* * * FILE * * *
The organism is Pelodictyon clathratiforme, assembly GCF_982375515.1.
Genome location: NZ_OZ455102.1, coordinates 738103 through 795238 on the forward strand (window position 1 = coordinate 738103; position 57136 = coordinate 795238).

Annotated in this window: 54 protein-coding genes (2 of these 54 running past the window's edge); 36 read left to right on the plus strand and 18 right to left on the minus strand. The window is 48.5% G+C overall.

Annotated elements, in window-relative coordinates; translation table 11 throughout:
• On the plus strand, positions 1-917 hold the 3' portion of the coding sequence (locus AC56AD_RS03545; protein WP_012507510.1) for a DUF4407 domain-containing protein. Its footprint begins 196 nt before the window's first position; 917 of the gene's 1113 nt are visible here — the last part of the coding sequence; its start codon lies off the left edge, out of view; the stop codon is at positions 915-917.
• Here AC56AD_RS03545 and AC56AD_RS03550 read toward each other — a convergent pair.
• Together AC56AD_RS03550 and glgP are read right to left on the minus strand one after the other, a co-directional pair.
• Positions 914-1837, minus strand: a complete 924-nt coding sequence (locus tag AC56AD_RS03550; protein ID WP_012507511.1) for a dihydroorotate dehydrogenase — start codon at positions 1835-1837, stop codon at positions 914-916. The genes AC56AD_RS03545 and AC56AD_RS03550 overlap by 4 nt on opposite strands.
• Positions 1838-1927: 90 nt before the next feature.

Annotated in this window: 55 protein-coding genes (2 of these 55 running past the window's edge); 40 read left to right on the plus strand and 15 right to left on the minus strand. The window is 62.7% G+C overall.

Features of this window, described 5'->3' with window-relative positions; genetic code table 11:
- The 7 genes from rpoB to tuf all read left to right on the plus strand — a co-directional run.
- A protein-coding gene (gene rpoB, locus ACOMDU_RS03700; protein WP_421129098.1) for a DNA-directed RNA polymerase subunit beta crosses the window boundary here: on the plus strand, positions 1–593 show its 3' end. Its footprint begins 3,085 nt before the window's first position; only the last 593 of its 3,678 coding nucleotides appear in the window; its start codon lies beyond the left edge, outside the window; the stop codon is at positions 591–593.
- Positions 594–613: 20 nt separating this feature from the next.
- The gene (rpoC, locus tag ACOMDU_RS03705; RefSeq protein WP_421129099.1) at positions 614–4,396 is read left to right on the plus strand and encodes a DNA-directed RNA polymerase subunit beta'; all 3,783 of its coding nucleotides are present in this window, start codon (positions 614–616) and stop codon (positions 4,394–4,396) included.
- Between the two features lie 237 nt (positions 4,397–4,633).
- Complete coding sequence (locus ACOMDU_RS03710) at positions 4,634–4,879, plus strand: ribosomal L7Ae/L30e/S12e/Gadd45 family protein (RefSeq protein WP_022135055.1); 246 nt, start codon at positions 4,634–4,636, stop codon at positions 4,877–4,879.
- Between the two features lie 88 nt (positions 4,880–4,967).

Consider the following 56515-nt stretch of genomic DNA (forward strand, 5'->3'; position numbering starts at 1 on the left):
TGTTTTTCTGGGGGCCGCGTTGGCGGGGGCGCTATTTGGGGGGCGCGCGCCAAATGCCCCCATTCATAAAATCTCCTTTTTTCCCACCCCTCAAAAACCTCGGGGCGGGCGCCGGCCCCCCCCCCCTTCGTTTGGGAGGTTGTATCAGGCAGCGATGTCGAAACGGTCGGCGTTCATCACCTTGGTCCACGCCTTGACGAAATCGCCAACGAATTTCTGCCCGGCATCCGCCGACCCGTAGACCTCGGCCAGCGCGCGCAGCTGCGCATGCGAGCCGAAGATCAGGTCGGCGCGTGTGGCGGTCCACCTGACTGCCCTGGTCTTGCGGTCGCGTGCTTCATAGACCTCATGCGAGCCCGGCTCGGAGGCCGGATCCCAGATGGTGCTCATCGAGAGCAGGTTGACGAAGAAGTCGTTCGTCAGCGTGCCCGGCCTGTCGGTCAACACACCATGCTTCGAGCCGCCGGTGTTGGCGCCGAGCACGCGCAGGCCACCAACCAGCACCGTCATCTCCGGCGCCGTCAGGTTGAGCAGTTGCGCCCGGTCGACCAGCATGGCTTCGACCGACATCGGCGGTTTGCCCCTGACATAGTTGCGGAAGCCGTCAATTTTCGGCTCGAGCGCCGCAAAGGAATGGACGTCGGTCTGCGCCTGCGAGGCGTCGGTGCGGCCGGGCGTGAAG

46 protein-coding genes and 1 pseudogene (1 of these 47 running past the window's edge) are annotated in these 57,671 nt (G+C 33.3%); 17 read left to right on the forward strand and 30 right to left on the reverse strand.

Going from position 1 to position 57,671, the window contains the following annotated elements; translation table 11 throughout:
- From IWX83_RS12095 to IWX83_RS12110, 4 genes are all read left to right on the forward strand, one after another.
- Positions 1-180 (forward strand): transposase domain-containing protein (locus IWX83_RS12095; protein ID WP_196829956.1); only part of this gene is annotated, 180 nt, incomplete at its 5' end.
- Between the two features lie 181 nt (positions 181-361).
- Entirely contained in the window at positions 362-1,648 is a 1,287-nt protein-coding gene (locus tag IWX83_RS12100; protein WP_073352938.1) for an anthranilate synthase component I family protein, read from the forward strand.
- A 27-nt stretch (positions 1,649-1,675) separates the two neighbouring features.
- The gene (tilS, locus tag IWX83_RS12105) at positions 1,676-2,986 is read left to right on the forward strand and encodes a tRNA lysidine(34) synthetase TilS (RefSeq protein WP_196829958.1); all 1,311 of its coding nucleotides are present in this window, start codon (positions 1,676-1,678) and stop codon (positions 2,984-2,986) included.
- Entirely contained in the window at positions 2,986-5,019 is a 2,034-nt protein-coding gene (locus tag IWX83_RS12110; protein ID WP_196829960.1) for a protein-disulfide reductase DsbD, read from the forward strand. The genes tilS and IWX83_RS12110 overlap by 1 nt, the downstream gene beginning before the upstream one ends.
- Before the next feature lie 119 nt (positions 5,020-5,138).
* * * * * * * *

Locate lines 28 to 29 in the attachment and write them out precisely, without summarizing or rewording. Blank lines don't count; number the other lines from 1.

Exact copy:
- The gene (tilS, locus tag IWX83_RS12105) at positions 1,676-2,986 is read left to right on the forward strand and encodes a tRNA lysidine(34) synthetase TilS (RefSeq protein WP_196829958.1); all 1,311 of its coding nucleotides are present in this window, start codon (positions 1,676-1,678) and stop codon (positions 2,984-2,986) included.
- Entirely contained in the window at positions 2,986-5,019 is a 2,034-nt protein-coding gene (locus tag IWX83_RS12110; protein ID WP_196829960.1) for a protein-disulfide reductase DsbD, read from the forward strand. The genes tilS and IWX83_RS12110 overlap by 1 nt, the downstream gene beginning before the upstream one ends.